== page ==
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Young adults’ hopes for the long-term future: from re-enchantment with technology to faith in humanity

Young adults’ hopes for the long-term future: from re-enchantment with technology to faith in... Recent scholarly research has claimed that young people are predominantly concerned with their immediate ‘horizon of planning’, resulting in an outlook upon the future that is dominated by present-day concerns. By distinguishing between choices and plans, on the one hand, and hope and faith, on the other, this article analyses how young people relate to the future through their attitudes about responsibility and technology in order to complicate this narrative. The data are drawn from an interview project in which 28 young adults (aged 18–34) discuss both their own future and a general idea of the future of society. Two key findings are discussed. Firstly, respondents are found to place faith in the potential of technology to mitigate future predicaments, and secondly, respondents are found to ascribe mystical or magical qualities to technology. Drawing on these findings, this article suggests that the oft-cited attitude that technology will develop in time to meet the needs of the future does not simply signify a deferral of responsibility onto future generations. Instead, by drawing on scholarship on re-enchantment it is argued that for young adults technological development can represent a refuge of faith and hope for the future. http://www.deepdyve.com/assets/images/DeepDyve-Logo-lg.png Journal of Youth Studies Taylor & Francis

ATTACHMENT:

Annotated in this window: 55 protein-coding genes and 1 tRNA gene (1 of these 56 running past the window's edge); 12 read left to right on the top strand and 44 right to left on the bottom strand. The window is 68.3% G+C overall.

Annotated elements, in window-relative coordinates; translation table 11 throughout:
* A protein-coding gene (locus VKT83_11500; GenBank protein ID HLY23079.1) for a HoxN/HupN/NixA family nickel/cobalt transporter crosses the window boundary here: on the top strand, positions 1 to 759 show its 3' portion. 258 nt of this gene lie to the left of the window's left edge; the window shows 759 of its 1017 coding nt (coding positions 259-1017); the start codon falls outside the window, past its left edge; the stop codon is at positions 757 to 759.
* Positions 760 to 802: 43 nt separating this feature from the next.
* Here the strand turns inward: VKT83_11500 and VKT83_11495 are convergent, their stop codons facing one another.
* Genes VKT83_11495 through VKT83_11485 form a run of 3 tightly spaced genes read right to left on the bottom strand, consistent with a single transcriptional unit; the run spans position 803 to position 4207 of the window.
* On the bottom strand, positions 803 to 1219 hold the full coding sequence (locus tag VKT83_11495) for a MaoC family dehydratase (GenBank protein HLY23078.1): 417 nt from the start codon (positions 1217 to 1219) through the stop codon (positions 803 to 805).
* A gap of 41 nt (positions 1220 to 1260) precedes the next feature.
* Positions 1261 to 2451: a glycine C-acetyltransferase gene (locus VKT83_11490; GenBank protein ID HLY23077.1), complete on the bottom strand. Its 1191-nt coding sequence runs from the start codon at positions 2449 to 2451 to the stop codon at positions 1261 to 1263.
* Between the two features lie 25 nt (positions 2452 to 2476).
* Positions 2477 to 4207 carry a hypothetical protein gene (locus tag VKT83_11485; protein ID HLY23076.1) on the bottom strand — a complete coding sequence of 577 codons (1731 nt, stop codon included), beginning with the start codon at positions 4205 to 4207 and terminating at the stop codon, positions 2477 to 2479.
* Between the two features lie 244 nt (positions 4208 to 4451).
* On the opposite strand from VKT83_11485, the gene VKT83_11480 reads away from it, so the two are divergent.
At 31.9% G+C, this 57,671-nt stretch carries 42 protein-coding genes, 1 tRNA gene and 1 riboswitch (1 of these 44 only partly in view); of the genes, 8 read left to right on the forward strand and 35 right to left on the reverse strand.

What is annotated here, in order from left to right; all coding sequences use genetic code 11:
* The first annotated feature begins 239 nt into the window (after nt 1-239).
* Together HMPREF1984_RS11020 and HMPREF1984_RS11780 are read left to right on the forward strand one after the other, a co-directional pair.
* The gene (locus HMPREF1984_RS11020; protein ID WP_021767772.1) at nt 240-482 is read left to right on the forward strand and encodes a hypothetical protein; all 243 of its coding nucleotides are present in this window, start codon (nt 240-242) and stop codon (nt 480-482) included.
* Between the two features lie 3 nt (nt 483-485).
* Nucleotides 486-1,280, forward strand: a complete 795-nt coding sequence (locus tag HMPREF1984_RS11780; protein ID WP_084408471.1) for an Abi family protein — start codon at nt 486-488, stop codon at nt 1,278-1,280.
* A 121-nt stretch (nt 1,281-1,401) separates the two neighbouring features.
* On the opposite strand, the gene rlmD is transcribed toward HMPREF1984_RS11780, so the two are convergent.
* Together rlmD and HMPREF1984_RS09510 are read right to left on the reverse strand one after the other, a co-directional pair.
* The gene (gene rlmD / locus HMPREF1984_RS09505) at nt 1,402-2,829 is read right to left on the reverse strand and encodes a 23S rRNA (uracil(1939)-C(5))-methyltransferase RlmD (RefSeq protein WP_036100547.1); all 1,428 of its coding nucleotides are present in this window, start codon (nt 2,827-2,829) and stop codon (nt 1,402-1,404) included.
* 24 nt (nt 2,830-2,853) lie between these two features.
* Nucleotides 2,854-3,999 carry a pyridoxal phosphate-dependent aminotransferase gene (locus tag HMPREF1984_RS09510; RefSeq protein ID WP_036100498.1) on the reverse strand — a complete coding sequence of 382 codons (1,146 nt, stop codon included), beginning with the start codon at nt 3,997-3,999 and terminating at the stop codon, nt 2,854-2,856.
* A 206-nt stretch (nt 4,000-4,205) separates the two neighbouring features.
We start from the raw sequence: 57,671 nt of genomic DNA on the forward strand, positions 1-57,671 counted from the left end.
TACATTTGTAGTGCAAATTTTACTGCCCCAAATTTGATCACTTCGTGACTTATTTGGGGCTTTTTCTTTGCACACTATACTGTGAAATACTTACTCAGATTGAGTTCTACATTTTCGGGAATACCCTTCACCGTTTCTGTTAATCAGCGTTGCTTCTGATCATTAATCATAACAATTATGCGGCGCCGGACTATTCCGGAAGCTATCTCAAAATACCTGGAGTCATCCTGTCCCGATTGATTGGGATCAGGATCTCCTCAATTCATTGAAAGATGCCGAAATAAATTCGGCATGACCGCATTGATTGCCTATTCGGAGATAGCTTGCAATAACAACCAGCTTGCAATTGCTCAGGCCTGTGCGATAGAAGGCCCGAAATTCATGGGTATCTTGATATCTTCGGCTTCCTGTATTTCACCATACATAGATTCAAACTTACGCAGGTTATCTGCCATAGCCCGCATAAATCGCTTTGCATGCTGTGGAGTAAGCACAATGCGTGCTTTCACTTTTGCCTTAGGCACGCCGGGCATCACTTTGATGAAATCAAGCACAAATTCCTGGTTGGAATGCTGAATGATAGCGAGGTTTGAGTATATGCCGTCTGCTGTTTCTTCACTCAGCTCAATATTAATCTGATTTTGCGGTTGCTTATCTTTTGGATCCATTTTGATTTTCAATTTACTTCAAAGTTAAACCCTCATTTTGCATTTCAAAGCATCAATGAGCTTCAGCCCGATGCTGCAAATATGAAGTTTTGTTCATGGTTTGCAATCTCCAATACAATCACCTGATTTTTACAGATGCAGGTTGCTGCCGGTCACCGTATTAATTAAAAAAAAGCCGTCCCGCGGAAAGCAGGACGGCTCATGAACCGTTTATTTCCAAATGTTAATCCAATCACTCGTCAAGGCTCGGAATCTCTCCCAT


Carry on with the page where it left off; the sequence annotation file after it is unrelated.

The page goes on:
Young adults’ hopes for the long-term future: from re-enchantment with technology to faith in humanity

Journal of Youth Studies , Volume 19 (4): 16 – Apr 20, 2016
16 pages

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References (50)

Publisher
Taylor & Francis
Copyright
© 2015 Taylor & Francis
ISSN
1469-9680
eISSN
1367-6261
DOI
10.1080/13676261.2015.1083959
Publisher site
See Article on Publisher Site

Abstract

Recent scholarly research has claimed that young people are predominantly concerned with their immediate ‘horizon of planning’, resulting in an outlook upon the future that is dominated by present-day concerns. By distinguishing between choices and plans, on the one hand, and hope and faith, on the other, this article analyses how young people relate to the future through their attitudes about responsibility and technology in order to complicate this narrative. The data are drawn from an interview project in which 28 young adults (aged 18–34) discuss both their own future and a general idea of the future of society. Two key findings are discussed. Firstly, respondents are found to place faith in the potential of technology to mitigate future predicaments, and secondly, respondents are found to ascribe mystical or magical qualities to technology. Drawing on these findings, this article suggests that the oft-cited attitude that technology will develop in time to meet the needs of the future does not simply signify a deferral of responsibility onto future generations. Instead, by drawing on scholarship on re-enchantment it is argued that for young adults technological development can represent a refuge of faith and hope for the future.

Journal

Journal of Youth StudiesTaylor & Francis

Published: Apr 20, 2016

Keywords: Young adulthood; future; responsibility; hope; re-enchantment

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